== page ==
Convenience also trickles down to short-term tourists and visitors, many in town on business trips or vacation. Interestingly, Seattle urban tasting fees currently vary little from their non-urban counterparts.
“We don’t structure our urban tasting fees differently; however, there tends to be more by-the-glass sales, and bottles opened and enjoyed on premise,” reports Jones.
Darby Winery also considers adding either a corkage fee, or upping bottle costs for on-premise enjoyment.
“When you are not doing a tasting, there is less incentive for guests to purchase bottles to take home,” says Jones. “They see/use you as a wine bar, so, we should be compensated as such for that seat.”
Viscon offers a different approach, charging a flat US$10 per tasting for four to six different pours.
“I just do one flat fee, even though I have lines that range from US$18 to US$50,” he says. He waives the fee upon the purchase of a bottle of wine.
While Viscon wine club members pay no tasting fees, they must choose to purchase a certain amount of wine annually. Unusually, when Viscon first opened his tasting room in 2014, he also created a Founders Club.
For US$100, founding members received an etched, numbered glass, which the tasting room stores behind the bar for them to use upon request. From a practical standpoint, the membership tier added an immediate cash injection into the new business. But it also added a level of privilege.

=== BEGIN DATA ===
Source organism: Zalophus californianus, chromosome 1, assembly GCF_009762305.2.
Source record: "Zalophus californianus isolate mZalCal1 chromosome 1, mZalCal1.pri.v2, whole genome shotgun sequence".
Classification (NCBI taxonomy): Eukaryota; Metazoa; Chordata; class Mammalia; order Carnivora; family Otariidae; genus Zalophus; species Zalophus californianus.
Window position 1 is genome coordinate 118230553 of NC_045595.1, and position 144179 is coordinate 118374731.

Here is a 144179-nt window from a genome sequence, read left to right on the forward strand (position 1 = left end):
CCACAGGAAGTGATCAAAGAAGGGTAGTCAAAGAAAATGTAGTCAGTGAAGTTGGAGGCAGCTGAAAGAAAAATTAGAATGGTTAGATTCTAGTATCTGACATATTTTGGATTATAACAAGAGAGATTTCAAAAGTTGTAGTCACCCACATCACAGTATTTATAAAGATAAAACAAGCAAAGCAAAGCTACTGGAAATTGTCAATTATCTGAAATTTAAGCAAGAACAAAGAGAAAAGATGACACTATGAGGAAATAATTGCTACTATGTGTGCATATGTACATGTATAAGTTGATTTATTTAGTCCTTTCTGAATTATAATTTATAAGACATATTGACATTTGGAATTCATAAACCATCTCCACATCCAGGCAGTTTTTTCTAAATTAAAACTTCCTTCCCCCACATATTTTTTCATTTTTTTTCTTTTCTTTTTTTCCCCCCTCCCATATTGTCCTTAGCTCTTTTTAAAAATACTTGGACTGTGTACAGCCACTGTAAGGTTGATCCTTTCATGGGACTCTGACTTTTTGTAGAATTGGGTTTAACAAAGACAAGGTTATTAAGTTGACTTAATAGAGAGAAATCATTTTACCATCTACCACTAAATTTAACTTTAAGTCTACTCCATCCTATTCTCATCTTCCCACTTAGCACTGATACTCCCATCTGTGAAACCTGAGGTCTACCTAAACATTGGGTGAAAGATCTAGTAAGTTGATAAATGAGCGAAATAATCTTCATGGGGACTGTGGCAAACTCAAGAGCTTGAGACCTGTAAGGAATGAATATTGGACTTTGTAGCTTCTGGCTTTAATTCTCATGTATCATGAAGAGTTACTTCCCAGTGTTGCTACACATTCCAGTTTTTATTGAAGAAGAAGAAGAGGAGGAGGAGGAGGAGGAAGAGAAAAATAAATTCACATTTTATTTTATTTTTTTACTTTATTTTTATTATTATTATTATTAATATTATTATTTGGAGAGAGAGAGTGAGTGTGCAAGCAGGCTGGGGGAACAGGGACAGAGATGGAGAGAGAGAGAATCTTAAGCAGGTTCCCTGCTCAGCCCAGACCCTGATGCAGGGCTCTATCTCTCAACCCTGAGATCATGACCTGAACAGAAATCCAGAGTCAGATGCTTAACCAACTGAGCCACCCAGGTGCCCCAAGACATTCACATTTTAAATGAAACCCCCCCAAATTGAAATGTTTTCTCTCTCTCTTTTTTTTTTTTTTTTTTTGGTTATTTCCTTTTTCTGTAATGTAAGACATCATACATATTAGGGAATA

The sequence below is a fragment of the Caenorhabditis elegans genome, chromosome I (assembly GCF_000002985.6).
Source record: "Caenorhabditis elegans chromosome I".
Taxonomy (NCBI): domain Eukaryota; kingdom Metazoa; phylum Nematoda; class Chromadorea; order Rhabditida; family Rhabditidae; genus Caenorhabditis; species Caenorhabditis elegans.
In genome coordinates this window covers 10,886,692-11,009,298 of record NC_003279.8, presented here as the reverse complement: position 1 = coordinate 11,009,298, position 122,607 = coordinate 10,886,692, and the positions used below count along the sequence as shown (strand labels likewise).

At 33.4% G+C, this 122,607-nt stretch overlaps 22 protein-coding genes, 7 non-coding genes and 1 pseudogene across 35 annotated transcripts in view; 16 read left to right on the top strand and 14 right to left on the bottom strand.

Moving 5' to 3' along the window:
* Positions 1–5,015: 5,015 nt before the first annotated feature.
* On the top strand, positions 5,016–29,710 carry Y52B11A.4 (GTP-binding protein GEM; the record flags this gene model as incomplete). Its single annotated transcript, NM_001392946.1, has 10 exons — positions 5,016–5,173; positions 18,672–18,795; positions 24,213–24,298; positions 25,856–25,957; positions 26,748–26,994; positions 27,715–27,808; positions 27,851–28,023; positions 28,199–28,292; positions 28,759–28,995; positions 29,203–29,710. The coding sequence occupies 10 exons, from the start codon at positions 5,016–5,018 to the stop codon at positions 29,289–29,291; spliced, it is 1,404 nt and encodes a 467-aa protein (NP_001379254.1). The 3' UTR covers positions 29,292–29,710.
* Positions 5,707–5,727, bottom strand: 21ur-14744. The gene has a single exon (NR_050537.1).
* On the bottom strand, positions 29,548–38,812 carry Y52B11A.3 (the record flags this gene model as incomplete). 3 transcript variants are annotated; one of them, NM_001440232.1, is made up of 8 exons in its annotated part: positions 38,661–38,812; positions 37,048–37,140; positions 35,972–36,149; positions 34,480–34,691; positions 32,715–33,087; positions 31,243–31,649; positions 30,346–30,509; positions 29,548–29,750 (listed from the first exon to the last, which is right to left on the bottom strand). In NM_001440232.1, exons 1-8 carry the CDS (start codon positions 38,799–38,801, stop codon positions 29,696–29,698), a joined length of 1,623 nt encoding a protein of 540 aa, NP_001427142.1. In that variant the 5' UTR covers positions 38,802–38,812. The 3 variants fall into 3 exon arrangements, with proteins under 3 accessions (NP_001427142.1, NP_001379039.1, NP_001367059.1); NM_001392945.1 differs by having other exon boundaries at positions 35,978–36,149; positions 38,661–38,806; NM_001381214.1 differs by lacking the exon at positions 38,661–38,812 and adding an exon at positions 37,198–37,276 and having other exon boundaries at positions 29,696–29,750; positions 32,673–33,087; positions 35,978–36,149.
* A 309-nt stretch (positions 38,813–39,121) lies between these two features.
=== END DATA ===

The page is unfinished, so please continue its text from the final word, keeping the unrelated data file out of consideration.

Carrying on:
Other perks include no tasting fees, and no annual wine purchase commitments. Unsurprisingly, founders members count among Viscon’s “most loyal customers.”
Despite the benefits of urban tasting rooms, challenges do exist.
“Frankly, I see a lot of the smaller wineries across Washington experiencing the same challenges,” says Crosier. “Insufficient marketing budgets, limited resources, staffing challenges.”
“There’s tons of challenges,” concurs Viscon. “How to run a business, how to manage all the federal and local and cities taxes and audits, how to fix a toilet, or a hydraulic pump…I’m fixing things I never thought I would have to know how to. When you own your own small business, you have to get it done.”
As for overall return on investment (ROI), “ROI is good, as long as the rental/lease rate isn’t out of whack,” says Jones. “You don’t need a large space to make a good return. We have seen this work especially well with a second location.”
Jones contends that with already absorbed COGS (cost of goods), a secondary urban sales channel has proved to be the “icing on the cake,” rather than selling through a distributor or wholesaler.
Ultimately, despite the challenges, more and more Washington state winemakers want a piece of the urban tasting room pie.
“Investment in urban tasting rooms has increased greatly over the last couple years, from additional rooms popping up in Seattle, Edmonds, Everett, Tacoma,” concludes Jones.
“These are generally outposts for wineries, to easily serve the neighbourhood in question.”